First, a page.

, Volume 9, Issue 4, pp 801–807 | Cite as

Multiplexed Biomolecular Detection Based on Single Nanoparticles Immobilized on Pneumatically Controlled Microfluidic Chip

  • Bo Wu
  • Li-Chan Chen
  • Youju Huang
  • Yiming Zhang
  • Yuejun Kang
  • Dong-Hwan KimEmail author


A microfluidic chip integrated with pneumatically controlled valves was developed for multiplexed biomolecular detection via localized surface plasmonic resonance (LSPR) of single gold nanorod. The cost-effective microfluidic chip was assembled by polydimethylsiloxane layers and glass substrates with a precisely controlled thickness. The thin and flat microfluidic chip fitted the narrow space of dark-field microscopy and enabled the recording of single-nanoparticle LSPR responses. Aptamer-antigen-antibody sandwiched detection scheme was utilized to enhance the LSPR responses for label-free biomolecular detection. This microfluidic chip successfully demonstrated the multiplexed detection of three independent analytes (PSA, IgE, and thrombin).


LSPR Single nanoparticle Multiplex Microfluidic chip 



We gratefully thank financial support from the Ministry of Education of Singapore (MOE2012-T2-1-058).

Supplementary material

11468_2013_9661_MOESM1_ESM.docx (3.2 mb)
ESM 1 (DOCX 3,285 kb)


  1. 1.
    Shipway AN, Katz E, Willner I (2000) Nanoparticle arrays on surfaces for electronic, optical, and sensor applications. Chem Phys Chem 1(1):18–52Google Scholar
  2. 2.
    Niemeyer CM (2001) Nanoparticles, proteins, and nucleic acids: biotechnology meets materials science. Angew Chem Int Ed 40(22):4128–4158CrossRefGoogle Scholar
  3. 3.
    Nam J-M, Thaxton CS, Mirkin CA (2003) Nanoparticle-based Bio-Bar codes for the ultrasensitive detection of proteins. Science 301(5641):1884–1886CrossRefGoogle Scholar
  4. 4.
    Agasti SS et al (2010) Nanoparticles for detection and diagnosis. Adv Drug Deliv Rev 62(3):316–328CrossRefGoogle Scholar
  5. 5.
    Hutter E, Fendler JH (2004) Exploitation of localized surface plasmon resonance. Adv Mater 16(19):1685–1706CrossRefGoogle Scholar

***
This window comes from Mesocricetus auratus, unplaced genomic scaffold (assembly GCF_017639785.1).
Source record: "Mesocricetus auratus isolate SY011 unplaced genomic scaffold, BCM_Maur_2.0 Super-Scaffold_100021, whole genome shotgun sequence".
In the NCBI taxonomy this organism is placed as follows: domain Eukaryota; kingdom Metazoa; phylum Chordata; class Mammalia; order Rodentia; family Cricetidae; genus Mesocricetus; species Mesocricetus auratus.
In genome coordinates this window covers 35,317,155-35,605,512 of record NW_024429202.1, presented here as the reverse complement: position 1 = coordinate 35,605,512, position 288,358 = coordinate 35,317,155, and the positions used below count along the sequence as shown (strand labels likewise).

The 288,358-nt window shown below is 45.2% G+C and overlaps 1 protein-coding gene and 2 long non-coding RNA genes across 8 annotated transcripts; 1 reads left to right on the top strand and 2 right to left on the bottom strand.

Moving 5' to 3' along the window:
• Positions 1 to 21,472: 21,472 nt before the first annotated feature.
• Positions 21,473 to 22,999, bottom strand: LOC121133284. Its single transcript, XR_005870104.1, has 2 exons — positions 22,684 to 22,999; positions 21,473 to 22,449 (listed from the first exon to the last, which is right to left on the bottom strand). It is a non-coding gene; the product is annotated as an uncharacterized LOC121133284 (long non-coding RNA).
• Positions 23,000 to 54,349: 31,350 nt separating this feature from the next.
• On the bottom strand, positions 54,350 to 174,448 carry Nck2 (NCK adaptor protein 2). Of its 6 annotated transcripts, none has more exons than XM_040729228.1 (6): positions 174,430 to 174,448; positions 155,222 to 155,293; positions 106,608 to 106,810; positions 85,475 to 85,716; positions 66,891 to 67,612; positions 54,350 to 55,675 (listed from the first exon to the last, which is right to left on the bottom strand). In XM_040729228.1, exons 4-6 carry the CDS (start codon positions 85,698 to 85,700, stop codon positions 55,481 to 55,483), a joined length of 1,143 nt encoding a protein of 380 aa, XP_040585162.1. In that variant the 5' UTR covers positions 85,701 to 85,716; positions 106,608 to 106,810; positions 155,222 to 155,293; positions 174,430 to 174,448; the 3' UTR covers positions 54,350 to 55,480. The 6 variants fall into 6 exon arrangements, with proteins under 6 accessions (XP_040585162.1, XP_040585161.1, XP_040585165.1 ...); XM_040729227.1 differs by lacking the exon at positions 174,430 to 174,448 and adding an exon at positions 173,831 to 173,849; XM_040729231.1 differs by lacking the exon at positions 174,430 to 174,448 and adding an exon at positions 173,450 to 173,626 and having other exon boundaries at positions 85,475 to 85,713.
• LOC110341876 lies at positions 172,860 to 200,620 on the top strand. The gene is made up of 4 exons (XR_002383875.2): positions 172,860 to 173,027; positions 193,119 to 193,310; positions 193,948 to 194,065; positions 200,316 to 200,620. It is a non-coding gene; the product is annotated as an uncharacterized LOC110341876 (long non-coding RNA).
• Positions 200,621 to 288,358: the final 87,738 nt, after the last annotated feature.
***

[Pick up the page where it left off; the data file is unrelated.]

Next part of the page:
6. 6.
    Daniel MC, Astruc D (2004) Gold nanoparticles: assembly, supramolecular chemistry, quantum-size-related properties, and applications toward biology, catalysis, and nanotechnology. Chem Rev 104(1):293–346CrossRefGoogle Scholar
  7. 7.
    Wilson R (2008) The use of gold nanoparticles in diagnostics and detection. Chem Soc Rev 37(9):2028–2045CrossRefGoogle Scholar
  8. 8.
    Sperling RA et al (2008) Biological applications of gold nanoparticles. Chem Soc Rev 37(9):1896–1908CrossRefGoogle Scholar
  9. 9.
    Zhao W, Brook MA, Li YF (2008) Design of gold nanoparticle-based colorimetric biosensing assays. Chembiochem 9(15):2363–2371CrossRefGoogle Scholar
  10. 10.
    Giljohann DA et al (2010) Gold nanoparticles for biology and medicine. Angew Chem Int Ed 49(19):3280–3294CrossRefGoogle Scholar
  11. 11.
    Hubble LJ et al (2012) Gold nanoparticle chemiresistors operating in biological fluids. Lab Chip 12(17):3040–3048CrossRefGoogle Scholar
  12. 12.
    Ozhikandathil J, Badilescu S, Packirisamy M (2012) Gold nanoisland structures integrated in a lab-on-a-chip for plasmonic detection of bovine growth hormone. J Biomed Opt 17(7):077011–0770019CrossRefGoogle Scholar
  13. 13.
    Zhang Y et al (2012) Towards a high-throughput label-free detection system combining localized-surface plasmon resonance and microfluidics. Lab Chip 12(17):3012–3015CrossRefGoogle Scholar
  14. 14.
    Hiep HM et al (2007) A localized surface plasmon resonance based immunosensor for the detection of casein in milk. Sci Technol Adv Mater 8(4):331–338CrossRefGoogle Scholar
  15. 15.
    Huang CJ et al (2009) Localized surface plasmon resonance biosensor integrated with microfluidic chip. Biomed Microdevices 11(4):893–901CrossRefGoogle Scholar
  16. 16.